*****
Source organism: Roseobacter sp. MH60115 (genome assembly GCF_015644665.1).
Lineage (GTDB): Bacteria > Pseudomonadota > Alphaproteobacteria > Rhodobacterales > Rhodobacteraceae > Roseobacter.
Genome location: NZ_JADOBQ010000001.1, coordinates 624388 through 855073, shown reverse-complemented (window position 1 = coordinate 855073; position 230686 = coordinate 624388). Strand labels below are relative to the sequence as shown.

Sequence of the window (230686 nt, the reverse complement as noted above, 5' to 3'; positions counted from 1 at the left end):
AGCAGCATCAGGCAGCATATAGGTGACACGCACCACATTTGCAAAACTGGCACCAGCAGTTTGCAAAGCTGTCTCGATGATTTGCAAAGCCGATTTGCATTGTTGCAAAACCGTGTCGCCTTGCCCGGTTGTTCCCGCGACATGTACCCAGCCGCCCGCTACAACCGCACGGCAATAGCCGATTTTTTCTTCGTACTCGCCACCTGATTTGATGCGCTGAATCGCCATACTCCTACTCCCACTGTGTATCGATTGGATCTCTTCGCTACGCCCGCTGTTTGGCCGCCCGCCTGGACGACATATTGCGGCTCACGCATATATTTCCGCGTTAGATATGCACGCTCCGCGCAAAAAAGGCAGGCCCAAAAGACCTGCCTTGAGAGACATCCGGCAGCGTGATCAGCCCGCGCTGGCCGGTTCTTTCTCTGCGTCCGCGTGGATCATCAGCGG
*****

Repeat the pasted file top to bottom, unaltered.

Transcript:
Source organism: Roseobacter sp. MH60115 (genome assembly GCF_015644665.1).
Lineage (GTDB): Bacteria > Pseudomonadota > Alphaproteobacteria > Rhodobacterales > Rhodobacteraceae > Roseobacter.
Genome location: NZ_JADOBQ010000001.1, coordinates 624388 through 855073, shown reverse-complemented (window position 1 = coordinate 855073; position 230686 = coordinate 624388). Strand labels below are relative to the sequence as shown.

Sequence of the window (230686 nt, the reverse complement as noted above, 5' to 3'; positions counted from 1 at the left end):
AGCAGCATCAGGCAGCATATAGGTGACACGCACCACATTTGCAAAACTGGCACCAGCAGTTTGCAAAGCTGTCTCGATGATTTGCAAAGCCGATTTGCATTGTTGCAAAACCGTGTCGCCTTGCCCGGTTGTTCCCGCGACATGTACCCAGCCGCCCGCTACAACCGCACGGCAATAGCCGATTTTTTCTTCGTACTCGCCACCTGATTTGATGCGCTGAATCGCCATACTCCTACTCCCACTGTGTATCGATTGGATCTCTTCGCTACGCCCGCTGTTTGGCCGCCCGCCTGGACGACATATTGCGGCTCACGCATATATTTCCGCGTTAGATATGCACGCTCCGCGCAAAAAAGGCAGGCCCAAAAGACCTGCCTTGAGAGACATCCGGCAGCGTGATCAGCCCGCGCTGGCCGGTTCTTTCTCTGCGTCCGCGTGGATCATCAGCGG